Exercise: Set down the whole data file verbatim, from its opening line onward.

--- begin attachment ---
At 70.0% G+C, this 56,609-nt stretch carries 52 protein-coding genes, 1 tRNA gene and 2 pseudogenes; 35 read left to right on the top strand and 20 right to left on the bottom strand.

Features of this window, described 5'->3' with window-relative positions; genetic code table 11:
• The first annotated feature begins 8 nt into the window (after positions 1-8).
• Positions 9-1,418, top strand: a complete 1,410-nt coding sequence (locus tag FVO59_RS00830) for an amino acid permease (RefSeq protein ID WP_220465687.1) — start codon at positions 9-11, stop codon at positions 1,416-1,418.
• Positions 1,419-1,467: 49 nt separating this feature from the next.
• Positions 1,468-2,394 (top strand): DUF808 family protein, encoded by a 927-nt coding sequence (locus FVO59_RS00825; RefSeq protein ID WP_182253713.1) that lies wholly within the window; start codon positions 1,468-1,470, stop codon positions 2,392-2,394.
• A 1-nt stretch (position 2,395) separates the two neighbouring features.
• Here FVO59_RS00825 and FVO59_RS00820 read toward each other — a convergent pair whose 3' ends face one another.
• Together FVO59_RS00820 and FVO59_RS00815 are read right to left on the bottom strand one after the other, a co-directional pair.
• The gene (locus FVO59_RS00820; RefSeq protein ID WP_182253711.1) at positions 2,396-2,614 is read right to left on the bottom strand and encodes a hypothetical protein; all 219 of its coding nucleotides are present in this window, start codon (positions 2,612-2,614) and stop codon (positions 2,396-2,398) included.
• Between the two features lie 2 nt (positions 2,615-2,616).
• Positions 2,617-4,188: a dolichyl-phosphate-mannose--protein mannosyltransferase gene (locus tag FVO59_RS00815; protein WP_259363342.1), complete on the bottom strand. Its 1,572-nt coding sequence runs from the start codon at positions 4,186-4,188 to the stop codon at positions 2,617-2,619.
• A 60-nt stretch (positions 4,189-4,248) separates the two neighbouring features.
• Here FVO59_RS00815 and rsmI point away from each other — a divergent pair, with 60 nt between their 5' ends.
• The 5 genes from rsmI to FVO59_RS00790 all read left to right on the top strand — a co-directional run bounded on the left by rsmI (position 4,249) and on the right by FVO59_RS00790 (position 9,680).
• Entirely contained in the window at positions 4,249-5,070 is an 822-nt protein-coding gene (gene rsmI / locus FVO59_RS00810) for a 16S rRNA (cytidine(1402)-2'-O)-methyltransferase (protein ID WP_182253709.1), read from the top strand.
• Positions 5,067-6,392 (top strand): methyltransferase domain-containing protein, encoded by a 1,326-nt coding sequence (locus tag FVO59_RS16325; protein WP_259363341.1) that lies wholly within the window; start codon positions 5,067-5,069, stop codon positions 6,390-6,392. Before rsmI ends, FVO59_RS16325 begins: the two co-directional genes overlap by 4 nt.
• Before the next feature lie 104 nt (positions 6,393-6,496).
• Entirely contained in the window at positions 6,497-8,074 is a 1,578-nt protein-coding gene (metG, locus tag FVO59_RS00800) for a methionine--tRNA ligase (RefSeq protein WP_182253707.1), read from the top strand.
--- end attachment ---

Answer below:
At 70.0% G+C, this 56,609-nt stretch carries 52 protein-coding genes, 1 tRNA gene and 2 pseudogenes; 35 read left to right on the top strand and 20 right to left on the bottom strand.

Features of this window, described 5'->3' with window-relative positions; genetic code table 11:
• The first annotated feature begins 8 nt into the window (after positions 1-8).
• Positions 9-1,418, top strand: a complete 1,410-nt coding sequence (locus tag FVO59_RS00830) for an amino acid permease (RefSeq protein ID WP_220465687.1) — start codon at positions 9-11, stop codon at positions 1,416-1,418.
• Positions 1,419-1,467: 49 nt separating this feature from the next.
• Positions 1,468-2,394 (top strand): DUF808 family protein, encoded by a 927-nt coding sequence (locus FVO59_RS00825; RefSeq protein ID WP_182253713.1) that lies wholly within the window; start codon positions 1,468-1,470, stop codon positions 2,392-2,394.
• A 1-nt stretch (position 2,395) separates the two neighbouring features.
• Here FVO59_RS00825 and FVO59_RS00820 read toward each other — a convergent pair whose 3' ends face one another.
• Together FVO59_RS00820 and FVO59_RS00815 are read right to left on the bottom strand one after the other, a co-directional pair.
• The gene (locus FVO59_RS00820; RefSeq protein ID WP_182253711.1) at positions 2,396-2,614 is read right to left on the bottom strand and encodes a hypothetical protein; all 219 of its coding nucleotides are present in this window, start codon (positions 2,612-2,614) and stop codon (positions 2,396-2,398) included.
• Between the two features lie 2 nt (positions 2,615-2,616).
• Positions 2,617-4,188: a dolichyl-phosphate-mannose--protein mannosyltransferase gene (locus tag FVO59_RS00815; protein WP_259363342.1), complete on the bottom strand. Its 1,572-nt coding sequence runs from the start codon at positions 4,186-4,188 to the stop codon at positions 2,617-2,619.
• A 60-nt stretch (positions 4,189-4,248) separates the two neighbouring features.
• Here FVO59_RS00815 and rsmI point away from each other — a divergent pair, with 60 nt between their 5' ends.
• The 5 genes from rsmI to FVO59_RS00790 all read left to right on the top strand — a co-directional run bounded on the left by rsmI (position 4,249) and on the right by FVO59_RS00790 (position 9,680).
• Entirely contained in the window at positions 4,249-5,070 is an 822-nt protein-coding gene (gene rsmI / locus FVO59_RS00810) for a 16S rRNA (cytidine(1402)-2'-O)-methyltransferase (protein ID WP_182253709.1), read from the top strand.
• Positions 5,067-6,392 (top strand): methyltransferase domain-containing protein, encoded by a 1,326-nt coding sequence (locus tag FVO59_RS16325; protein WP_259363341.1) that lies wholly within the window; start codon positions 5,067-5,069, stop codon positions 6,390-6,392. Before rsmI ends, FVO59_RS16325 begins: the two co-directional genes overlap by 4 nt.
• Before the next feature lie 104 nt (positions 6,393-6,496).
• Entirely contained in the window at positions 6,497-8,074 is a 1,578-nt protein-coding gene (metG, locus tag FVO59_RS00800) for a methionine--tRNA ligase (RefSeq protein WP_182253707.1), read from the top strand.